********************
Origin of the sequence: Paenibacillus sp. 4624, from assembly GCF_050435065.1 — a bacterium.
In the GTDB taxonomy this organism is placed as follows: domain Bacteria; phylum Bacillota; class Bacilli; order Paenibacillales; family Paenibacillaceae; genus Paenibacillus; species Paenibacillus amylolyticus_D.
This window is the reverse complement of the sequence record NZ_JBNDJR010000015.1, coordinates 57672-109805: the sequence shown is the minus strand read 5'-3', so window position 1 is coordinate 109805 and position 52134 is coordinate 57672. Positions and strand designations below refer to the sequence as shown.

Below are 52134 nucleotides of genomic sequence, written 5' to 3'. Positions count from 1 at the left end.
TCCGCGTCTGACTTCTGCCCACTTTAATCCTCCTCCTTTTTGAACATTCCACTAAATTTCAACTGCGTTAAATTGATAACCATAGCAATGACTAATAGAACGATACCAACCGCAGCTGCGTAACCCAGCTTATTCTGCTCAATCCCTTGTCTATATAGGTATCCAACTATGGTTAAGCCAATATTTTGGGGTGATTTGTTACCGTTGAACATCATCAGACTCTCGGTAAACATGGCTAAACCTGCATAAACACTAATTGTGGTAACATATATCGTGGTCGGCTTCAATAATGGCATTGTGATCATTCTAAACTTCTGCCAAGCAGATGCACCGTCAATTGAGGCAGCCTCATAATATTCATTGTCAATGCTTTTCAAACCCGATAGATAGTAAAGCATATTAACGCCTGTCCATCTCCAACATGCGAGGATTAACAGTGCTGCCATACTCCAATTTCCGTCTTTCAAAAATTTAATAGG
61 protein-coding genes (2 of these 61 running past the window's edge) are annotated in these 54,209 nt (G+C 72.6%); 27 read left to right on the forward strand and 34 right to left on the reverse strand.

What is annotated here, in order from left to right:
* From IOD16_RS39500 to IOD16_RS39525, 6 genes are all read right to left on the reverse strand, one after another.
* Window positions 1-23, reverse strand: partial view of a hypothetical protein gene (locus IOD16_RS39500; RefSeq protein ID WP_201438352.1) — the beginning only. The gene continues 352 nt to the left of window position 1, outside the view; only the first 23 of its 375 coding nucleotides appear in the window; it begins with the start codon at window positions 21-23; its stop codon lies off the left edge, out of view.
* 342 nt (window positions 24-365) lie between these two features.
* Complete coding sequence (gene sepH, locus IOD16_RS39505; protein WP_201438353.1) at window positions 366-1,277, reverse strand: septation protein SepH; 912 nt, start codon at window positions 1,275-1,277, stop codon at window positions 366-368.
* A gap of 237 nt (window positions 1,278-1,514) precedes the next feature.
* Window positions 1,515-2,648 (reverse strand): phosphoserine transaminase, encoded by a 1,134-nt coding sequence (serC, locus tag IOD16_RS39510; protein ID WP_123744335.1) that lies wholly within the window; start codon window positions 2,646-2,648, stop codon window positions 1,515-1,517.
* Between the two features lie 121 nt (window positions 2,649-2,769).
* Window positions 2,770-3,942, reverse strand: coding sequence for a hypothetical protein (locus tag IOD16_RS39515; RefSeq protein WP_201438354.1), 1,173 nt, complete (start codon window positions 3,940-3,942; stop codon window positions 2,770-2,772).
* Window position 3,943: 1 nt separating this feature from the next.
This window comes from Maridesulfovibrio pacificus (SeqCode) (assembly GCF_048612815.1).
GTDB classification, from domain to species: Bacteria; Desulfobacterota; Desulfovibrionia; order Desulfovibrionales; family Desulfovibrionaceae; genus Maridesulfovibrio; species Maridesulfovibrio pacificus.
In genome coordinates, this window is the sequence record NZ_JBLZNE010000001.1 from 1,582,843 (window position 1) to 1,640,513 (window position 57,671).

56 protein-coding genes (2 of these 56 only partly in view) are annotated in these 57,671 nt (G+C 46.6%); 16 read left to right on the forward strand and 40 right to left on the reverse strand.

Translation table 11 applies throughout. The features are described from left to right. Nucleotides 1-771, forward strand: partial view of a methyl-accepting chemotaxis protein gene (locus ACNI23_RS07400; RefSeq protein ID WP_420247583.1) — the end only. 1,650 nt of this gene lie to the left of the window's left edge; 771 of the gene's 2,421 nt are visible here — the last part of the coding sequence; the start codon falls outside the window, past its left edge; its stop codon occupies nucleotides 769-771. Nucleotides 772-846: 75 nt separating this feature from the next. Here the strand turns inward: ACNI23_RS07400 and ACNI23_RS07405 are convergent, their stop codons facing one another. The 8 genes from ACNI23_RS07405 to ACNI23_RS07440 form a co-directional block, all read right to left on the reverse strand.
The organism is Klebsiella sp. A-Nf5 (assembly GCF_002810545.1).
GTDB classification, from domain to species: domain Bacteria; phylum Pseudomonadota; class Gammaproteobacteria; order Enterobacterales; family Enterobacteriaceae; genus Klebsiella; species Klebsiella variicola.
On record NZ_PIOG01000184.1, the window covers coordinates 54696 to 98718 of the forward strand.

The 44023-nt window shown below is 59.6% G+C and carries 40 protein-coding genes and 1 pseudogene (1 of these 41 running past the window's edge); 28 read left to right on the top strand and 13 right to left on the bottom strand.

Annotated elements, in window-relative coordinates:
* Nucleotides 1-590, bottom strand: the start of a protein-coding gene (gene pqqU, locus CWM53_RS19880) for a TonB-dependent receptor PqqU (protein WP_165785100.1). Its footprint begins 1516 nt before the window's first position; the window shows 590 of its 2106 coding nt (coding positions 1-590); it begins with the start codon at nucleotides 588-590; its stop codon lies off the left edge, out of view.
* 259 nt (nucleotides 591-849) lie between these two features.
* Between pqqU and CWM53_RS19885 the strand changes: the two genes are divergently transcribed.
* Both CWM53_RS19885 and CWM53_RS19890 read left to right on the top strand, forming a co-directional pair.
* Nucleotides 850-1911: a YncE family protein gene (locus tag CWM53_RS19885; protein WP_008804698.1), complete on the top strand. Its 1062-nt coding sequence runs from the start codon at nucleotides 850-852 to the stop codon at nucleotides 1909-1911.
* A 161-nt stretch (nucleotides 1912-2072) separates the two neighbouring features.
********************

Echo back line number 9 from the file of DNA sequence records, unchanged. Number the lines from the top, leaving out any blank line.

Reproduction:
* Window positions 1-23, reverse strand: partial view of a hypothetical protein gene (locus IOD16_RS39500; RefSeq protein ID WP_201438352.1) — the beginning only. The gene continues 352 nt to the left of window position 1, outside the view; only the first 23 of its 375 coding nucleotides appear in the window; it begins with the start codon at window positions 21-23; its stop codon lies off the left edge, out of view.